Son Volt – Creosote


We are drawing today’s train song from alt.country’s ever-productive well of railroad-related imagery. Son Volt, of course, are half of the genre pioneers Uncle Tupelo, and fronted by Jay Farrar. While the other half Wilco went on to indie stardom, Son Volt has largely kept rolling along with the same sound – a winning and safe formula of slide guitars, slow tempos, and Jay Farrar’s slightly disaffected drawl. Critics of Son Volt lament how the band fell into a bit of a creative rut after about an album or two, and its true band certainly does not rock like Uncle Tupelo used to. You definitely have to be in the right kind of lackadaisical mood for Son Volt, but for a lazy summer afternoon, or a meandering drive out in the countryside one would be hard-pressed to find a more appropriate soundtrack.

The song is not immediately recognizable as a train song, as lyrically it mostly focuses on general themes of movement and separation from a partner, and on trying to survive “like creosote.” Creosote is a product that certainly would help something survive. Produced from the distillation of tar, it has a myriad of other uses, but in the context of railroading, it was applied to wooden railroad ties as a preservative. Any railroad builder worth their salt would naturally want the track to last, so production of creosote took off with the rapid spread of the railroad network in the latter half of the nineteenth century, unfortunately it is quite a hazardous chemical. A old creosoting plant in Gainesville is now a contaminated Superfund cleanup site and surely its not the only one out there.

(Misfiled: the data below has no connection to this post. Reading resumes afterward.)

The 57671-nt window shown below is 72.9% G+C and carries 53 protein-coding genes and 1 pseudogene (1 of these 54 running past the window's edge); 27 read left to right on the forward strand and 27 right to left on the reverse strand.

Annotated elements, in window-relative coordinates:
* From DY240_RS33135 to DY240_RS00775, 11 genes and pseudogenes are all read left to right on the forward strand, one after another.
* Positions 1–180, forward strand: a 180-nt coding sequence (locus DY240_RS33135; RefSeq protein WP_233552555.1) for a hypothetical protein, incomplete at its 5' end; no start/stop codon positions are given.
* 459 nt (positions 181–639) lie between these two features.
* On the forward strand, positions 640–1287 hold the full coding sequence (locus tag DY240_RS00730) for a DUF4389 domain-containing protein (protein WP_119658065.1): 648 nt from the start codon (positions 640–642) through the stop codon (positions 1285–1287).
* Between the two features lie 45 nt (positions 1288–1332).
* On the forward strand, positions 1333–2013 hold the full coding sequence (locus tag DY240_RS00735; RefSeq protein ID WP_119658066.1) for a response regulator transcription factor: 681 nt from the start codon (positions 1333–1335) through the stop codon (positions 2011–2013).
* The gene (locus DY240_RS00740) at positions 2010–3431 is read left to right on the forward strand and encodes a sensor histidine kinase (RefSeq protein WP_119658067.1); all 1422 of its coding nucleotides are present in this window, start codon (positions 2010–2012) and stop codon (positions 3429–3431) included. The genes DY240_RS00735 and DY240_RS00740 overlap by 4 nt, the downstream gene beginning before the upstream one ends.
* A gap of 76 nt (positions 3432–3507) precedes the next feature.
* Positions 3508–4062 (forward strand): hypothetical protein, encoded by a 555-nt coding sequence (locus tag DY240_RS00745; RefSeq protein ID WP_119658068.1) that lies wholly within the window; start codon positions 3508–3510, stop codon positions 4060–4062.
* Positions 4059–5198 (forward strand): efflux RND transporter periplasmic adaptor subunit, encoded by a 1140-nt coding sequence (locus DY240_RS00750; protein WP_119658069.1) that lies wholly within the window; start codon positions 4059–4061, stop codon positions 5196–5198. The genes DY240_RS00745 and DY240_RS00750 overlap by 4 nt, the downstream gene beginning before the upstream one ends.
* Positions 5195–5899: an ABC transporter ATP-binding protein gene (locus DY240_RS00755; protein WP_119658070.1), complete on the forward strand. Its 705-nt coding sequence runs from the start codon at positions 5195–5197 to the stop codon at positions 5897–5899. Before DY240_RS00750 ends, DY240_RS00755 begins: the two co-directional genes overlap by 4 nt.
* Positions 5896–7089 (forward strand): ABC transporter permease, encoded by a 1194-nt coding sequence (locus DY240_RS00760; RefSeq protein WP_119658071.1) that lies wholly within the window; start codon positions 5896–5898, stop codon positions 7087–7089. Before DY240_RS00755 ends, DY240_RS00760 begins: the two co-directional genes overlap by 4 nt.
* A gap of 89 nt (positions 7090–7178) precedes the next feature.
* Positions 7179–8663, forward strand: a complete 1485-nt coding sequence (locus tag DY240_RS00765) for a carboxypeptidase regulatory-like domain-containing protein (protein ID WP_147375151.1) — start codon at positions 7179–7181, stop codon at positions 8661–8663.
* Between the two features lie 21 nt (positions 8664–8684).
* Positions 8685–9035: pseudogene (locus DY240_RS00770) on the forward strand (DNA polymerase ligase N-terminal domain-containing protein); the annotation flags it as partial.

Besides the creosote reference, the song also contains one of my favorite train song lines – “From Memphis to New Orleans, in and out of railroad dreams / youre out there in scenes, passing by.” In additon to being a nice rhyme, being “in and out of railroad dreams,” pretty accurately describes my life over the past few years. Its undoubtedly referring to the Illinois Central railroad line between these two cities, which shows up again and again in train song lore (Casey Jones, City of New Orleans, etc…) So this line, and the connection between creosote and railroading is enough, in my book at least, to plant this song firmly in the train song category.